Page 6: of Marine News Magazine (October 2013)

Manning: Recruitment & Retention

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SUBSCRIBESubscribe to the print or electronic edition of MarineNews at or e-mail Kathleen Hickey at DAILY NEWS via E-MAIL Twice every business day we provide breaking news, tailored to your speciÞ cation, delivered FREE directly to your e-mail. To subscribe visit POST & SEARCH JOBSJob listings are updated daily and help match employers with qualiÞ ed employees. Post a position or keep abreast of new employment opportunities at ADVERTISE MN offers a number of print and electronic advertising packages. To see our editorial calendar and advertising rates, visit Online Resources EDITOR?S NOTEThe third quarter brings serious challenges to the domestic waterfront. Separately, and even as the greater economy continues its recovery, lingering high unemployment in other sectors continues to dog the rebound. That said; it seems ludicrous to say that the most serious of looming maritime issues is the dearth of qualiÞ ed personnel who want to work on the docks, on the boats and in shipyards. And yet, a good percentage of maritime executives will tell you just that. WhatÕs a mother to do? In this issue of MarineNews Ð one which has as its lead focus, ÒManning: Recruitment & Reten- tionÓ Ð we nevertheless spend more time talking about training than perhaps anything else. ThatÕs because the most forward thinkers in marine transportation, Kirby Corporation among them, are convinced that only with the continued investment in people through skills development will they be able to attract and keep the best of possible employees. ItÕs hard to argue with that tenet, espe- cially given the explosive growth and continued parallel success that Kirby has demonstrated over time. Although increased volume of business typically means a degradation of service to customers, Kirby has shown that this doesnÕt always have to be the case. The story begins on page 32. Continuing our focus on employees and mariners, itÕs true that the United States has not ratiÞ ed the MLC 2006 code, and probably never will. That doesnÕt mean you canÕt take care of those mariners in the manner that they deserve. That effort, of course, can take the shape of any number of initiatives. On noisy, busy workboats that accomplish a myriad of missions on the same day, we can all agree that it is to not only important to help them hear better, to protect that hearing and also make operations that much safer. One sure way to do that is through the use of wireless communications. In this issue, and out in advance of the coming North Ameri- can offshore wind power boom, youÕll Þ nd that there is more than one ÔtakeÕ on that idea. If necessity is the mother of all inventions, then it also wonÕt be any surprise that technology and emerging trends combine to round out the balance of our coverage in this monthÕs edition. On one hand, it circles back to training requirements that, via continued improvements in simulation equip- ment, demand the delivery of breathtakingly realistic training scenarios (tailored speciÞ cally for any number of different platforms) for seafarers and those tasked with sending the best of possible mari- ners onto the boats. Soon to be gone forever are the days when maritime operators will accept generic simulation training for their personnel. The same holds true for naval architects and equipment designers whose clients are looking for innovative ways to get the job done better, safer and quicker. No matter how you look at it, this edition is about service and equipment providers rising up to meet the challenges that we alluded to at the start of this note. For our part, we never doubted that they could. keefe@marinelink.comJoseph Keefe, Editor, Download our AppsiPhone & Android6 MNOctober 2013MN October2013 Layout 1-17.indd 6MN October2013 Layout 1-17.indd 69/30/2013 11:01:11 AM9/30/2013 11:01:11 AM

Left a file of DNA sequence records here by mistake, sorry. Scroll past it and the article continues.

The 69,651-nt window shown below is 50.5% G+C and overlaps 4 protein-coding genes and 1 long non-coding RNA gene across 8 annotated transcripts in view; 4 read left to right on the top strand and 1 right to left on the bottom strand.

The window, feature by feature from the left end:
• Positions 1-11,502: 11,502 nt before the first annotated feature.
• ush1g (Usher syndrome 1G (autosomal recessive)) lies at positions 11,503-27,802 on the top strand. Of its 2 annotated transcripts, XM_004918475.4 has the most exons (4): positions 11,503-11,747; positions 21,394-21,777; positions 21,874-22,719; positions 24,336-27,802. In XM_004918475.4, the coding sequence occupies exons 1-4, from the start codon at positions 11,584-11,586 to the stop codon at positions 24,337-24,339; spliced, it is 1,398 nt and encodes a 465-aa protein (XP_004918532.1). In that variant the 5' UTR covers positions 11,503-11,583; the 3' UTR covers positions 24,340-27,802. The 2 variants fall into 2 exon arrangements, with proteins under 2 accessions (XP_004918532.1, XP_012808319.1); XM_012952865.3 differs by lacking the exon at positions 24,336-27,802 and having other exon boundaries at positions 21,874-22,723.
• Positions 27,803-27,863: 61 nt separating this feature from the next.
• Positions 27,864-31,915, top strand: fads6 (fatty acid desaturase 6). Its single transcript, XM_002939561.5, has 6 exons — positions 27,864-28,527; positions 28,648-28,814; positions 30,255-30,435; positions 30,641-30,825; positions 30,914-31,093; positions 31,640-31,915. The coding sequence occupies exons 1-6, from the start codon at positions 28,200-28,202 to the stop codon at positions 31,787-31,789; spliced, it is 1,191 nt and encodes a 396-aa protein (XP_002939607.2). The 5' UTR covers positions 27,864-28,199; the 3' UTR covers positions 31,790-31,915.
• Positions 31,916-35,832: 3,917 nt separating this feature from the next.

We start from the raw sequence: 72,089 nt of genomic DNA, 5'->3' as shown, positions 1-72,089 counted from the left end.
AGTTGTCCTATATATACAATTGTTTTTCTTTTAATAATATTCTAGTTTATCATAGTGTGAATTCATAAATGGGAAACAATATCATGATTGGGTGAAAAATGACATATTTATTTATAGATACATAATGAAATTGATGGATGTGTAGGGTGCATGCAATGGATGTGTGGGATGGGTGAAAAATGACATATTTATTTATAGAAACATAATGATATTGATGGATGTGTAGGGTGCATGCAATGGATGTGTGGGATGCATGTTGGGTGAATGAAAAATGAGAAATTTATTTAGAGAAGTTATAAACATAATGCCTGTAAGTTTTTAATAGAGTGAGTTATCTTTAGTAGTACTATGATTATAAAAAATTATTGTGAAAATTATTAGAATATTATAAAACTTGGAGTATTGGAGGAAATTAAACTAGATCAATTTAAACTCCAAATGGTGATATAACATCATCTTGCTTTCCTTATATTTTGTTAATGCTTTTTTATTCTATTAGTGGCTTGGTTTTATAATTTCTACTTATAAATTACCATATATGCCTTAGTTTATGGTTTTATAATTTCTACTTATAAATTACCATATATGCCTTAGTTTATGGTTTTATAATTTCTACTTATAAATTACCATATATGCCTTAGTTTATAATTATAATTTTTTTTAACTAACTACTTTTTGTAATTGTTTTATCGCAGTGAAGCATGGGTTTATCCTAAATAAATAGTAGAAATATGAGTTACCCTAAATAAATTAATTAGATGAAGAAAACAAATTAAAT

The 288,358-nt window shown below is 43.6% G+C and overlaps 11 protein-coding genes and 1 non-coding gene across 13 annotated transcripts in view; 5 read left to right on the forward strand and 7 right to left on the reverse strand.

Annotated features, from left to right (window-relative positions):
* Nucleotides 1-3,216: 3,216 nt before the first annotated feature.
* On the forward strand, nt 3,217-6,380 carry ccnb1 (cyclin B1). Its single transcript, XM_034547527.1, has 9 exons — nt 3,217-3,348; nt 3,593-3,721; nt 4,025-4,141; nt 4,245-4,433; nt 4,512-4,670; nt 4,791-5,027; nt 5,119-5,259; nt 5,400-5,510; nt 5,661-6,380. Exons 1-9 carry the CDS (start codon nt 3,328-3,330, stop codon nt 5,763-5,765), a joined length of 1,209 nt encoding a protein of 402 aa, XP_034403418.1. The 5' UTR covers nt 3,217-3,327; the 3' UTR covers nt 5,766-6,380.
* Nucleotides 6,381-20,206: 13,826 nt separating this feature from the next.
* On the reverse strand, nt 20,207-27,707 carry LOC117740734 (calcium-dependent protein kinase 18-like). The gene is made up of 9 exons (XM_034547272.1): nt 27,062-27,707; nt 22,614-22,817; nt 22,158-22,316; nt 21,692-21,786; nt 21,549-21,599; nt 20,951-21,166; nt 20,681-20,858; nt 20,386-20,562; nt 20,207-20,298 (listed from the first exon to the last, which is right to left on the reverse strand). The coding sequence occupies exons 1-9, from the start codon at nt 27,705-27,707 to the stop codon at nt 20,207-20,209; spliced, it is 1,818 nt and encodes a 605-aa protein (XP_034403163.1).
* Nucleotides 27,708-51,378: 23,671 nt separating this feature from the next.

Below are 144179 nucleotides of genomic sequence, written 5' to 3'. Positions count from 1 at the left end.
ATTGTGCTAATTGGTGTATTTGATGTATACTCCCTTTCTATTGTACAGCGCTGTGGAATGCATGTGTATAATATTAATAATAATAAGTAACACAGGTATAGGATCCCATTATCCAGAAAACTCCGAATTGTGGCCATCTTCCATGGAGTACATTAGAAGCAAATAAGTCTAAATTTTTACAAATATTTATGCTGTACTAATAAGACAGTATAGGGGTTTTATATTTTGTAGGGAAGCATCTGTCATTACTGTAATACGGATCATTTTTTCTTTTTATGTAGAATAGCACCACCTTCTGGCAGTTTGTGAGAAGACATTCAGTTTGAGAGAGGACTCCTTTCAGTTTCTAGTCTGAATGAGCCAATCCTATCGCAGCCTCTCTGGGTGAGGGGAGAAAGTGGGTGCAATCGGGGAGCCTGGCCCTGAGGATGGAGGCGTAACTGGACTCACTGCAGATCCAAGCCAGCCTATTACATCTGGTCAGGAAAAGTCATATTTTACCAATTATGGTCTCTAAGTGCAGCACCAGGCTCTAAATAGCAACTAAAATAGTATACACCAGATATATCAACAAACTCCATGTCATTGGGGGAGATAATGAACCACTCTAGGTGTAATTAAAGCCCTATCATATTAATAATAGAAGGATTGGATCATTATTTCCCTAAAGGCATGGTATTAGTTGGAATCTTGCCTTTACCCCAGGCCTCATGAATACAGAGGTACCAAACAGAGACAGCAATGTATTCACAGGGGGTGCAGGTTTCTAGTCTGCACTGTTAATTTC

Marine News

Marine News is the premier magazine of the North American Inland, coastal and Offshore workboat markets.